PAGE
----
Album Of The Year (1997)

Album Of The Year (1997)

Complaints with Faith No More’s later output fall apart at Album Of The Year. Released in 1997, the album was recorded with Gould’s former roommate Jon Hudson, who proved to be a more stable addition to the team than Spruance, as well as a more melodically accomplished musician than his predecessor. His biggest songwriting contribution to the record, “Stripsearch,” is actually built around a MIDI loop as opposed to a guitar riff. With Hudson on the team, as well as the core trio of Bordin, Bottum, and Gould intact from the beginning, Faith No More released a more measured and laid-back record than the band had produced previously. Hudson and Bottum in particular seem to speak the same language, and share a talent for bringing out Patton’s gift for big, lovable choruses — even though Album Of The Year is light on riffs, it sounds like a more logical continuation of the prog-pop tunes that anchor Angel Dust. For example, ebullient album highlight “Ashes To Ashes” features Patton sounding almost heartfelt, his voice seemingly trying to burst out of his body.

Put another way, Album Of The Year sounds “mature,” a blasphemous term for a band of self-professed oddballs who had a reputation as crass and scatological pranksters, which may have as much to do with the band splitting as Patton’s unquenchable lust for side projects. However, adulthood treated the band well. All the humor on Album Of The Year, right down to its title, feels a bit crestfallen and self-deprecating, as if the band had aged a decade since King For A Day. The sublime “Last Cup Of Sorrow” telegraphs the band’s falling out while at the same time marrying Patton’s Tom Waits-esque spoken growl with an instantly lovable chorus. Elsewhere, “Naked In Front Of The Computer” predicts both a quintessential piece of Internet-age angst as well as the direction that the Deftones would take their music in years later. Like too much of Faith No More’s discography, it seems a bit too forward-thinking for its own good.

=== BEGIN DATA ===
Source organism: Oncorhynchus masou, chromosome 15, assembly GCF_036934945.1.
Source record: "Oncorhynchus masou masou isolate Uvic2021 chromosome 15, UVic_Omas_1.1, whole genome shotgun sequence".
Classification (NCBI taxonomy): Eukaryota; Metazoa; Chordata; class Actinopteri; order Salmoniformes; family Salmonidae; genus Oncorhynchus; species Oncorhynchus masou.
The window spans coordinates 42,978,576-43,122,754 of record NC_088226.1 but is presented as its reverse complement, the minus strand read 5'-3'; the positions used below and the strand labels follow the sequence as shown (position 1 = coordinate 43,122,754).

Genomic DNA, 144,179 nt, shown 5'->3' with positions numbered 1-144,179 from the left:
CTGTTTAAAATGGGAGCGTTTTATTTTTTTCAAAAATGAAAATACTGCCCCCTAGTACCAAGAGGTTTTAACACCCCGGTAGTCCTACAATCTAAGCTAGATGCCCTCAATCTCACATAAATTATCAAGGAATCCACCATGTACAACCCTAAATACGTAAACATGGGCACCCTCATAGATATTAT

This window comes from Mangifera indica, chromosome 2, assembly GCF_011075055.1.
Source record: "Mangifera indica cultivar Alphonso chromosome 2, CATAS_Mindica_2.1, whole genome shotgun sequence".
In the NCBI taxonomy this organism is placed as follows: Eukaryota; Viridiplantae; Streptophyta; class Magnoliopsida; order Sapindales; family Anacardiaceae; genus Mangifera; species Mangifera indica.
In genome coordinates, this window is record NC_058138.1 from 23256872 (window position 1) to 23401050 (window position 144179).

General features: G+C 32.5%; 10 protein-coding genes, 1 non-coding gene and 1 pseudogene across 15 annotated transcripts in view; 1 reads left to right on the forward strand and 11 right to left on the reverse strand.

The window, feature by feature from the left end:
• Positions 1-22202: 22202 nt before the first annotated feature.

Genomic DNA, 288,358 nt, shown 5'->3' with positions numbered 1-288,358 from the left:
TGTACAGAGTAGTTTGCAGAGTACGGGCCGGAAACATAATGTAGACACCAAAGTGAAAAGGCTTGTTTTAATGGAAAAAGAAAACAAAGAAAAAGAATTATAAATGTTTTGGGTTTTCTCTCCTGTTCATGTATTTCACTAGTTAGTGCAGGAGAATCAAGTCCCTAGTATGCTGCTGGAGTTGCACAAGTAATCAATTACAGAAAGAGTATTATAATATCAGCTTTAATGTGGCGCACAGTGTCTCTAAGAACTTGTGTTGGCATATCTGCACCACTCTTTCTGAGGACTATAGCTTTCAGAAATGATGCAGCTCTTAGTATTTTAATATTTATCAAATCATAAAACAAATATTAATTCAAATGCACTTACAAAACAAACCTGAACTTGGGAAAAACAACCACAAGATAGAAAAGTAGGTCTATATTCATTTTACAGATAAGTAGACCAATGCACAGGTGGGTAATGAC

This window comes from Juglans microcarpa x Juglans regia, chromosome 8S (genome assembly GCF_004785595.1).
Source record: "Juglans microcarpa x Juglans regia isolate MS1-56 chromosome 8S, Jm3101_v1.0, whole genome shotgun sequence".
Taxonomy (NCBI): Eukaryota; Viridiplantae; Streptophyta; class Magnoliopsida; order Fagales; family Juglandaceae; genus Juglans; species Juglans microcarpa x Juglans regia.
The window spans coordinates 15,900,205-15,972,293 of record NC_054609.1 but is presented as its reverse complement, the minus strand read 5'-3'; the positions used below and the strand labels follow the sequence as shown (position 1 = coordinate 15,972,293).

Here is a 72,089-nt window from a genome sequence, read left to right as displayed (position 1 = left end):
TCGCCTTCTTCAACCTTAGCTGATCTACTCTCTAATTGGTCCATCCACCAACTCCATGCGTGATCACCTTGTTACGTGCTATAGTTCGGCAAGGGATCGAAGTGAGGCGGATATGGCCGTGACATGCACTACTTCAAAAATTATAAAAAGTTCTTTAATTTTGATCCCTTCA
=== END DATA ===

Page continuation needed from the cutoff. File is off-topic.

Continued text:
Though it carries the stigma of being the band’s last album before their initial breakup, Album Of The Year charted well in Australia and parts of Europe. That wasn’t enough to keep Faith No More together, however. A year after the album’s release, and in light of Patton’s growing list of side projects, not to mention Bottum’s taste of surprise critical acclaim with his own side project, Imperial Teen, the band parted ways. Patton would go on to record innumerable experimental records as well as front bands like Fantomas and Tomahawk, among others. Bordin, meanwhile, became essentially the drummer-in-residence at Ozzfest, filling in for most of the crap bands that began by imitating Faith No More in the first place. Bottum scored TV and films, while Gould started his own independent label, and Hudson, um, managed real estate.

In retrospect, Album Of The Year seems lightweight, almost relieved, as if the group saw the end of their mutual run together in the distance and found with it a kind of relief. It’s a great record, one that releases all the pent-up frustrations and anger from the previous two. Still, it lacks the nervous tension of their previous work, the sense that anything could happen at any moment in time.

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